Windows 8's Windows Explorer Ribbon Detailed by Microsoft
Microsoft will almost certainly reveal some significant details about Windows 8 at September's BUILD conference.
In the meantime, the company seems content to dribble out tiny glimpses of its upcoming operating system, courtesy of the Building Windows 8 blog. Overwhelmingly, the blog's posts have focused much less on Windows 8's user interface, and much more on structural elements such as support for USB 3.0 and revisions to Windows Explorer.
With Windows 8, Microsoft is largely abandoning the traditional "desktop" interface that defined previous Windows editions in favor of a user interface centered on large, colorful tiles. The new UI is heavily reminiscent of Windows Phone. Through this revamp, Microsoft is creating an operating system that, at least in theory, will operate on a wide variety of form factors, from tablets to traditional laptops and desktops.
Microsoft will need to convince people that the revamped operating system is just as capable of performing all the functions they need-hence, possibly, the blog's focus on these under-the-hood elements.
The latest posting focuses on Windows 8's revamp of Windows Explorer. Microsoft's Windows team had three goals here: optimize file-management tasks, create a streamlined command experience, and maintain the "power and richness" of Explorer while bringing back some "relevant and requested features" from Windows XP into the Windows 8 architecture.
In the end, the team decided to embrace the ribbon as a unifying element for Windows 8's version of Windows Explorer. "The ribbon would allow us to create an optimized file manager where commands would have reliable, logical locations in a streamlined experience," Alex Simons, Microsoft's director of program management, wrote in an Aug. 29 posting. "The flexibility of the ribbon with many icon options, tabs, flexible layout and groupings also ensured that we could respect Explorer's heritage."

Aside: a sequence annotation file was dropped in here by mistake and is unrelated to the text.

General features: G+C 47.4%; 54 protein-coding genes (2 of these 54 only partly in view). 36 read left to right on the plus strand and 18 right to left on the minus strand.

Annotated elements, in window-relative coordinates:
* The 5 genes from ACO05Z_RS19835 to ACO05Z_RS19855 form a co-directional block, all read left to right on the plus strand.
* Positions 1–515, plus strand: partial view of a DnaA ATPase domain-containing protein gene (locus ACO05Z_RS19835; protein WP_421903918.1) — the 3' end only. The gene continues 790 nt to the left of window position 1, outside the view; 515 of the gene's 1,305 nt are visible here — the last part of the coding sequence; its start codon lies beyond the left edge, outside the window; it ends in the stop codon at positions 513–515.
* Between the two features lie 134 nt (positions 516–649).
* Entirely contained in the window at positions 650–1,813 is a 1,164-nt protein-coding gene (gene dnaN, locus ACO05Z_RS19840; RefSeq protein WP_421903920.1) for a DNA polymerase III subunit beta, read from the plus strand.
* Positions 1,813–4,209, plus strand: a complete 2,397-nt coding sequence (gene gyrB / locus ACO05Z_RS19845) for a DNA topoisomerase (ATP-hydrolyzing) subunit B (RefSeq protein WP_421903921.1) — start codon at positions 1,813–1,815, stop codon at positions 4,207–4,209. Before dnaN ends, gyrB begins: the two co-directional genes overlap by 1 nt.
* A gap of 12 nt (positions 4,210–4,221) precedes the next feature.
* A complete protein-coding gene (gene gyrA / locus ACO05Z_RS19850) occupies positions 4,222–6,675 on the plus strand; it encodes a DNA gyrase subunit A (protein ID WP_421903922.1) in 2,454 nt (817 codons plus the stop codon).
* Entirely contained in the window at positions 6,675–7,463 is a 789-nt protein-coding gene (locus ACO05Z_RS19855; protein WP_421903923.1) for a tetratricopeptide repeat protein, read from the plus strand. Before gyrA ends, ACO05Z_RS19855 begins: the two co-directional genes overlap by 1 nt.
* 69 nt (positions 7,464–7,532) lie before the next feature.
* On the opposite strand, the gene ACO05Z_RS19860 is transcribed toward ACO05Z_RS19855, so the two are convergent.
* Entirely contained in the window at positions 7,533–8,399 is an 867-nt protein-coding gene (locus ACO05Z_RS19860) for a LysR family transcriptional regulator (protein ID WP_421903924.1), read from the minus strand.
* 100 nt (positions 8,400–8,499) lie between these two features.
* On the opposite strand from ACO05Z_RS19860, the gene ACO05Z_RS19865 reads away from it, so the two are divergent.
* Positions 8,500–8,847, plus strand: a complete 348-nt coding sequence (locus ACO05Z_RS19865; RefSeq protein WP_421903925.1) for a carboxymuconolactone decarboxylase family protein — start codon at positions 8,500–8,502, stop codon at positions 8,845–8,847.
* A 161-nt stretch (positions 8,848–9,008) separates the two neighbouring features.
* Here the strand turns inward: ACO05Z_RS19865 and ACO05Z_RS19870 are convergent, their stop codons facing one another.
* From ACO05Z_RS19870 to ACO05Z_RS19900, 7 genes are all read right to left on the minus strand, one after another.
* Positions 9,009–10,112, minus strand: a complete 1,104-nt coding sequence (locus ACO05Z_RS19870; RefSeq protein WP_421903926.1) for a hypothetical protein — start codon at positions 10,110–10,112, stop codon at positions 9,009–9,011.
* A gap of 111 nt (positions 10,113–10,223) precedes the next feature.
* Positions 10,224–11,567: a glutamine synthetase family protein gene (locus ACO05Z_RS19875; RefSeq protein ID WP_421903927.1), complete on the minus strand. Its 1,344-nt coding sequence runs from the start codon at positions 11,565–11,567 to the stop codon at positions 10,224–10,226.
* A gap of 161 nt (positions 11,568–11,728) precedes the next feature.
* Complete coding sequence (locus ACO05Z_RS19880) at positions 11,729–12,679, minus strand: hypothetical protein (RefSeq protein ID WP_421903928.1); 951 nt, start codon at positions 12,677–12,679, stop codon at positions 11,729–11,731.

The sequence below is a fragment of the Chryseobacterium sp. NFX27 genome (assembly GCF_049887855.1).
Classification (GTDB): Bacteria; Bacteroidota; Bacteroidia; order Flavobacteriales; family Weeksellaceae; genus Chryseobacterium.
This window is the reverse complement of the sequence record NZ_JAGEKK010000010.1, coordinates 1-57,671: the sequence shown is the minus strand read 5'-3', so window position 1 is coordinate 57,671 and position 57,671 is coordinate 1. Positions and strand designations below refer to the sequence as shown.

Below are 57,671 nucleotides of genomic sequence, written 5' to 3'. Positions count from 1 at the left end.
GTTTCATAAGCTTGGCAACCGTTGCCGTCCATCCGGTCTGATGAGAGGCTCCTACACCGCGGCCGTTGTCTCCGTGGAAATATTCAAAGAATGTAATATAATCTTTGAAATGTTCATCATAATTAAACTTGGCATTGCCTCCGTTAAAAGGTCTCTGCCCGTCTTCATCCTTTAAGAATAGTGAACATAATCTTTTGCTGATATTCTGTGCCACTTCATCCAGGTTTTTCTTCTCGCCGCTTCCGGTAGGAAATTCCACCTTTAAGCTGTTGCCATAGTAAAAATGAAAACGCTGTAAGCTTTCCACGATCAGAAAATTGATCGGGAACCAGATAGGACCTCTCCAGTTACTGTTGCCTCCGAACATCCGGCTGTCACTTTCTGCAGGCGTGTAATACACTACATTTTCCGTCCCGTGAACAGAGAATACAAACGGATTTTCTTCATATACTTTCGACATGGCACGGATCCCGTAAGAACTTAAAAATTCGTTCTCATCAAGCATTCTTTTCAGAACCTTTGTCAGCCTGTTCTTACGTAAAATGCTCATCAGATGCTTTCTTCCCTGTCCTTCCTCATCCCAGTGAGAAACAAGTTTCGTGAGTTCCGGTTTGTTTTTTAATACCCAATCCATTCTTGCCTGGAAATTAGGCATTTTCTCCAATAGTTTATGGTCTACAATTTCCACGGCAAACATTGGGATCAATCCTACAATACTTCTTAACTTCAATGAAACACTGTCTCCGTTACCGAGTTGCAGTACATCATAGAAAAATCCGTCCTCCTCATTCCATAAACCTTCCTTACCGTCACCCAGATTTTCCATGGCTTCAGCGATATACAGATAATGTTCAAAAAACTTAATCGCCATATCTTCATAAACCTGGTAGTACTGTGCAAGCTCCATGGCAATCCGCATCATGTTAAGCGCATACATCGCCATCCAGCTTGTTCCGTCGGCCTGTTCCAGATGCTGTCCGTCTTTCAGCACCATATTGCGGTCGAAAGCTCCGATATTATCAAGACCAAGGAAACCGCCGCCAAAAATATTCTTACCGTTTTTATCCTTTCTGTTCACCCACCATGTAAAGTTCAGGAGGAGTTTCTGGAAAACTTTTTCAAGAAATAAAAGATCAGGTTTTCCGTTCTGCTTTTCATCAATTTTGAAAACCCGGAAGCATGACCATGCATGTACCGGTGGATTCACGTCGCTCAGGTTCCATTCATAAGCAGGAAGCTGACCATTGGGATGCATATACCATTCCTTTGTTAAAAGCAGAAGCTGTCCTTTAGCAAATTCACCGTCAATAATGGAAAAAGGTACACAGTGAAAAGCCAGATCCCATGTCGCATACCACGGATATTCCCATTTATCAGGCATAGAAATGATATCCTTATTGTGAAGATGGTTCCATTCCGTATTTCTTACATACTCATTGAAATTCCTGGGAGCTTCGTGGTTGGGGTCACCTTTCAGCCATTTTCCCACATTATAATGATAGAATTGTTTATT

In addition, "the ribbon also provides a much more reliable and usable touch-only interface than pull-down menus and context menus," he added, and meets the needs of power users. Windows teams are apparently working to "mitigate" how much screen real estate is taken up by the typical ribbon.
One interesting side note: Back in April, Rafael Rivera and Paul Thurrott, two bloggers with a track record of delving into Microsoft's proprietary code base, wrote a posting on Rivera's Within Windows blog detailing the presence of a Windows Explorer ribbon in Windows 8, which included an extensive file menu, as well as tools for viewing libraries and managing drive assets.
Developers may soon have a chance to test the ribbon out for themselves. Earlier in August, speculation erupted over the possibility that Microsoft, in a bid to generate additional early buzz for Windows 8, would distribute an early build of the operating system on quad-core tablets at BUILD.
That speculation largely originated thanks to Microsoft's TechEd New Zealand conference, where Microsoft principal architect Patrick Hevesi offered up a glimpse of said tablet. IT consultant Alan Burchill, attending the conference, snapped off a couple of quick images, which he subsequently posted on his blog at Smartergeek.info.
From there, the story broke into the larger blogosphere. Burchill's photos don't offer a glimpse of the tablet's operating system, but bloggers chattered at length that the device would be handed out to BUILD attendees loaded with a Windows 8 test version. "Most Microsoft watchers are expecting Microsoft to provide paying attendees with a test build of Windows 8," Mary-Jo Foley wrote in an Aug. 25 posting on her All About Microsoft blog, "and maybe some kind of PC or slate prototype to use to develop applications for the upcoming operating system."
The BUILD conference kicks off in Anaheim, Calif., on Sept. 13.